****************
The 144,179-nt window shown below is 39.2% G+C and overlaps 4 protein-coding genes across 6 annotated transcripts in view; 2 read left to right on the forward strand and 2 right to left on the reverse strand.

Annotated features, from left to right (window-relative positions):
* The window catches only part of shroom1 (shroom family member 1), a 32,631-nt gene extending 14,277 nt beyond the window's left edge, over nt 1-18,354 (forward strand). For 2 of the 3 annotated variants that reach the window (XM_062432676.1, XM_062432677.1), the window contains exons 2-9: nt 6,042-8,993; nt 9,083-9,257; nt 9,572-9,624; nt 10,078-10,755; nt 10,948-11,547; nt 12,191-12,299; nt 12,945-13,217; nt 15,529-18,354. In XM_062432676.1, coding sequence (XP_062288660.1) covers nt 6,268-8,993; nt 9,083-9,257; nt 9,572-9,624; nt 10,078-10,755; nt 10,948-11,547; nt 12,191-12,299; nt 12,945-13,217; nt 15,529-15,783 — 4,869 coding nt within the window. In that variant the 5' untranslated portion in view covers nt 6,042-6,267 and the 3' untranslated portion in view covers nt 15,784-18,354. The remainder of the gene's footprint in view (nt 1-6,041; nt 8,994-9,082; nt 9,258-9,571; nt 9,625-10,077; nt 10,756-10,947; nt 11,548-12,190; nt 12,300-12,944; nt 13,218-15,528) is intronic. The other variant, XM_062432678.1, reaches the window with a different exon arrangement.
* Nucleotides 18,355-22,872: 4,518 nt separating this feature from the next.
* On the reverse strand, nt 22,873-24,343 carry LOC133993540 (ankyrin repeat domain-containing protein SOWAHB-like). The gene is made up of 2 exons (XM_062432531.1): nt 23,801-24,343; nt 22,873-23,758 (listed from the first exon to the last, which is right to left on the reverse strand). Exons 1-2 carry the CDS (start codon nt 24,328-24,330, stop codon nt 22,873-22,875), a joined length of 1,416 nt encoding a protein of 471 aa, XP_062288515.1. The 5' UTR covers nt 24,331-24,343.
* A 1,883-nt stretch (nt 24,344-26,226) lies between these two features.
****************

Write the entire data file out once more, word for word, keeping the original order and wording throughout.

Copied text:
The 144,179-nt window shown below is 39.2% G+C and overlaps 4 protein-coding genes across 6 annotated transcripts in view; 2 read left to right on the forward strand and 2 right to left on the reverse strand.

Annotated features, from left to right (window-relative positions):
* The window catches only part of shroom1 (shroom family member 1), a 32,631-nt gene extending 14,277 nt beyond the window's left edge, over nt 1-18,354 (forward strand). For 2 of the 3 annotated variants that reach the window (XM_062432676.1, XM_062432677.1), the window contains exons 2-9: nt 6,042-8,993; nt 9,083-9,257; nt 9,572-9,624; nt 10,078-10,755; nt 10,948-11,547; nt 12,191-12,299; nt 12,945-13,217; nt 15,529-18,354. In XM_062432676.1, coding sequence (XP_062288660.1) covers nt 6,268-8,993; nt 9,083-9,257; nt 9,572-9,624; nt 10,078-10,755; nt 10,948-11,547; nt 12,191-12,299; nt 12,945-13,217; nt 15,529-15,783 — 4,869 coding nt within the window. In that variant the 5' untranslated portion in view covers nt 6,042-6,267 and the 3' untranslated portion in view covers nt 15,784-18,354. The remainder of the gene's footprint in view (nt 1-6,041; nt 8,994-9,082; nt 9,258-9,571; nt 9,625-10,077; nt 10,756-10,947; nt 11,548-12,190; nt 12,300-12,944; nt 13,218-15,528) is intronic. The other variant, XM_062432678.1, reaches the window with a different exon arrangement.
* Nucleotides 18,355-22,872: 4,518 nt separating this feature from the next.
* On the reverse strand, nt 22,873-24,343 carry LOC133993540 (ankyrin repeat domain-containing protein SOWAHB-like). The gene is made up of 2 exons (XM_062432531.1): nt 23,801-24,343; nt 22,873-23,758 (listed from the first exon to the last, which is right to left on the reverse strand). Exons 1-2 carry the CDS (start codon nt 24,328-24,330, stop codon nt 22,873-22,875), a joined length of 1,416 nt encoding a protein of 471 aa, XP_062288515.1. The 5' UTR covers nt 24,331-24,343.
* A 1,883-nt stretch (nt 24,344-26,226) lies between these two features.